Unlike your cousins on the PC, you won’t be getting OneNote, Access or Publisher.....
or any update to Outlook 2011 which is slow and buggy
Mac fans wedded to Microsoft Office face a stark choice on April 9 – upgrade or continue running the unsupported Office for Mac 2008. April 9 2013 is the date when Microsoft will stop providing new code and security fixes for Office for Mac 2008, which launched in January 2008. Redmond is urging Mac users to take out an …
So Office for Mac Home & Student comes with Outlook? That's good to know. I'm half way towards a Mac/Win setup so Office on Mac is an alternative to Office on Win. Outlook may not be great, but if you've been using it since it was called exchange & schedule, it's handy to stick with it.
MS dropped outlook from the Home & Student PC version from 2007 onwards. Then they went and published a blog about how Outlook was so useful to Students (although you could by a copy of Outlook 2007 to go with your Student Office for an extra £163, which was just over twice the price of Word, Excel, Powerpoint and Access combined.)
2011 has a number of *new* bugs -- but still no fix for the Asian languages compatibility problem that's plagued Office since, well, forever.
(About half the time, whole chunks of Japanese, Chinese, or Korean documents created under Asian localisations of Windows look like line noise when read into Office for Mac or LIbreOffice. Apparently, even Office 2011 hasn't entirely abandoned "code pages". <Sigh>)
>"That means, after just one year and four months of Office 365 you'll have paid for the equivalent of owning the suite, but with the added bonus that you keep on paying because you are on a service contract."
$10 a month for 5 licenses, or $139 for 1 license. So, if you use all 5 licenses, it would take 6 years, 8 months to pay as much monthly as you would by paying for one at a time.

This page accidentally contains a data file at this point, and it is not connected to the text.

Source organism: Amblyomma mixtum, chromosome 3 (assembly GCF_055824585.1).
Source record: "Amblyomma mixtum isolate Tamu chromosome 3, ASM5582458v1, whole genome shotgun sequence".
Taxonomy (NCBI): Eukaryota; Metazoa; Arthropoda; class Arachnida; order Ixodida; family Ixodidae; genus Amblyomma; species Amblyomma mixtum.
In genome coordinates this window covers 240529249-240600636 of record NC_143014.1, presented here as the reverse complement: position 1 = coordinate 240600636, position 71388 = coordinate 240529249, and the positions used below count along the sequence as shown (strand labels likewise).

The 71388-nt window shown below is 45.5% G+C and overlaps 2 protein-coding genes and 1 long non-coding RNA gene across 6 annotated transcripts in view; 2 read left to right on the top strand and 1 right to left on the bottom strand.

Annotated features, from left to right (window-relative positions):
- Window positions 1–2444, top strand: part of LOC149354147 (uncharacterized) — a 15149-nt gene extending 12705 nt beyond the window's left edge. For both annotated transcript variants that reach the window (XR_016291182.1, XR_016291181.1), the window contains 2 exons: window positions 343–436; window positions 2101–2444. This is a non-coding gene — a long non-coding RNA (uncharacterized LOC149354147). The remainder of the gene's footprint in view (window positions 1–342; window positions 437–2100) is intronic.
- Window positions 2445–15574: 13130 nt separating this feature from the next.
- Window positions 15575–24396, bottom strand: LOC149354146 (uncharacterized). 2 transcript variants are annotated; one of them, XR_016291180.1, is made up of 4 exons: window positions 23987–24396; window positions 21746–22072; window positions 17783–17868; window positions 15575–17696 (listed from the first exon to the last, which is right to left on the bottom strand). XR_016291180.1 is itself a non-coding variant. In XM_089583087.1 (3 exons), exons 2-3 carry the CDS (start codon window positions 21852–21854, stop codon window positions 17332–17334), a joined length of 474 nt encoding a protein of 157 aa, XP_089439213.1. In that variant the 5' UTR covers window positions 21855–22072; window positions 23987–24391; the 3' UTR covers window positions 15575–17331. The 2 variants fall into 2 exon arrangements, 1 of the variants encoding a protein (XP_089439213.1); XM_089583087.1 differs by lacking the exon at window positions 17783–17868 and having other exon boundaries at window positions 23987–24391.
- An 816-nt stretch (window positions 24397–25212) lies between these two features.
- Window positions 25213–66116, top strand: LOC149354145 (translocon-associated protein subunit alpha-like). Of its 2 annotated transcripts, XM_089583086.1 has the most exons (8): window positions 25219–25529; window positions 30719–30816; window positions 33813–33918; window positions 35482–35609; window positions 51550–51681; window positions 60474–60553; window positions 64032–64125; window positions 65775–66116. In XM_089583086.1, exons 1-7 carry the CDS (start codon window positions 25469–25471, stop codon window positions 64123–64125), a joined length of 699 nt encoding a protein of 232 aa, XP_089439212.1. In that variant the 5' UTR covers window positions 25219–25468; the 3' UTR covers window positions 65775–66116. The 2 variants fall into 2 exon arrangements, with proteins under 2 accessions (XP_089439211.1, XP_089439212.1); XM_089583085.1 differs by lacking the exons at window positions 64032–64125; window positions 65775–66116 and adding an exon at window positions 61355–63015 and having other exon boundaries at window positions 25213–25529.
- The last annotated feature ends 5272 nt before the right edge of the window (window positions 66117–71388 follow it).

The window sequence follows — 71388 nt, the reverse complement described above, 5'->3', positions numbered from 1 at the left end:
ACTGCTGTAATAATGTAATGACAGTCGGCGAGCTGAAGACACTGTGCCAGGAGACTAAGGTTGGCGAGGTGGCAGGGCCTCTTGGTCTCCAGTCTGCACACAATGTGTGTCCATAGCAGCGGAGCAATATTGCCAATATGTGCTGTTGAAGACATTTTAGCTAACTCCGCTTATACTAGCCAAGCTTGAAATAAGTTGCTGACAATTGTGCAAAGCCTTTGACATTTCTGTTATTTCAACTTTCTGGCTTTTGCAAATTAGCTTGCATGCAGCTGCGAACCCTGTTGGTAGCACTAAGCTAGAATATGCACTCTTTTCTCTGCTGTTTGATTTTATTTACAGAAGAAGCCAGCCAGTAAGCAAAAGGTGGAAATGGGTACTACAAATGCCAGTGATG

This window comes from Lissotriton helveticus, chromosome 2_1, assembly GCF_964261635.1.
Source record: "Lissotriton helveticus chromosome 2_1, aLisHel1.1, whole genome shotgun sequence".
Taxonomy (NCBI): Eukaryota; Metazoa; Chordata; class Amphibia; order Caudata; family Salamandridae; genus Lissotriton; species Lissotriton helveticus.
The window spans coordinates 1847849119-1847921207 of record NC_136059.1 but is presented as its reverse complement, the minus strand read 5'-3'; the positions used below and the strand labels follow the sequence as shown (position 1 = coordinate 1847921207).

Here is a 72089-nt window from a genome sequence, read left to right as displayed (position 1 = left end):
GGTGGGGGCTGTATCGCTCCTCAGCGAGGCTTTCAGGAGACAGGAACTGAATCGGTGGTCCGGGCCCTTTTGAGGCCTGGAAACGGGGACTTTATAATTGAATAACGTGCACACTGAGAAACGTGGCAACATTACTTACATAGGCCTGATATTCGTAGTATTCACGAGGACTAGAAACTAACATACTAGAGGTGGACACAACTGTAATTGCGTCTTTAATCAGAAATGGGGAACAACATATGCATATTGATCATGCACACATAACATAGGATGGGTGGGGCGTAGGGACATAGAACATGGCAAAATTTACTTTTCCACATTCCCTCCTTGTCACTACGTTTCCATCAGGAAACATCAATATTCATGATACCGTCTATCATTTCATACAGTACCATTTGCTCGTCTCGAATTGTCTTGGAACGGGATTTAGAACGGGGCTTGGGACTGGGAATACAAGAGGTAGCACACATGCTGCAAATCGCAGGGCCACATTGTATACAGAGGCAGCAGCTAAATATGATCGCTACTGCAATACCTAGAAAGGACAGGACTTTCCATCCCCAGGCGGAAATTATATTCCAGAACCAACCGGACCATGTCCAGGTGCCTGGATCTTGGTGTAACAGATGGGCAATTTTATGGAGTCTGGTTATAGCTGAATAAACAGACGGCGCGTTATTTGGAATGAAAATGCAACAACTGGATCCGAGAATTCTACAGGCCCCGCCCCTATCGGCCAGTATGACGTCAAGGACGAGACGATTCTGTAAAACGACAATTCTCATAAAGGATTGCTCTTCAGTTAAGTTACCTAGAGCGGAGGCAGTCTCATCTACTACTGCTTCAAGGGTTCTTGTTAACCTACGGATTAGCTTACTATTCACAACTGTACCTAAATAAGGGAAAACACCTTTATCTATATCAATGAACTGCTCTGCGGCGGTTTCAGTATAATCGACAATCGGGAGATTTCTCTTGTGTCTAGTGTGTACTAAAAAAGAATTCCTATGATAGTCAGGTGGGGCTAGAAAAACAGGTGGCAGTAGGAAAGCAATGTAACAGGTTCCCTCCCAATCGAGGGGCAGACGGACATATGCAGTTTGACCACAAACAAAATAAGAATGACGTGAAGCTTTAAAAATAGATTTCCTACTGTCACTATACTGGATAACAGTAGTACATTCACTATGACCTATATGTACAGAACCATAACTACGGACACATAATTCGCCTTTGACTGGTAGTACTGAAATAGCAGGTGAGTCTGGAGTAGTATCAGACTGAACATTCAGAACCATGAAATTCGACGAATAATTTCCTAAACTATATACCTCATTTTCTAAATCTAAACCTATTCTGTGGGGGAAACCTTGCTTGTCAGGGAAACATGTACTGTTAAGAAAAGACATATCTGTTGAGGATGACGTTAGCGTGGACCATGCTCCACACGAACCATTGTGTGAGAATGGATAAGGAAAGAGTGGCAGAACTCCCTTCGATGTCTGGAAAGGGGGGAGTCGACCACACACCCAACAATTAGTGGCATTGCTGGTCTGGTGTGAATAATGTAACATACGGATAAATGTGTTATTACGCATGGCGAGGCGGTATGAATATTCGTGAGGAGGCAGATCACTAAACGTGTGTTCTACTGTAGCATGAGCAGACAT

Publisher is rubbish, definitely the worst DTP program ever to be foisted upon the world. And if low end DTP is your bag then Pages does a far better job, as does Swift.
Access is the nastiest database the world has ever seen. Its cross platform sibling, Filemaker, is far superior (and it's amazing that the two programs were ever related). Personally, though, I'd be going for MySQL or something similar for true cross platform portability.
And OneNote is ably replicated in the Word for Mac Notebook view.
Honestly though, Office is not a joy to use - and, if it weren't for the issue of compatibility with PC users, I'd use iWork exclusively.
> And OneNote is ably replicated in the Word for Mac Notebook view.
Oh, rubbish. I use both. Notebook view is better than nothing, but it's missing about 95% of the functionality of OneNote. It's basically good for banging out indented pure text notes in linear sequence, with perhaps ten pages in a "notebook". Push it beyond that and it's very poor even for the features it is supposed to implement. It also has problems with its rendering, so that you can find that a chunk of text simply doesn't display: this is absolutely fundamental functionality which does not work reliably. A couple of weeks ago I even managed to corrupt a document by moving a notepad tab (i.e. a section), so that if I tried to display that section, Word would lock up. The only reason I use it is because the small number of things that it does do happen to correspond to one job I do on a Mac every 2-3 weeks, and I want to use Word to be able to read the documents a few years on. I'm not a great fan of Evernote compared to OneNote, but for most purposes it is a country mile better than notebook view.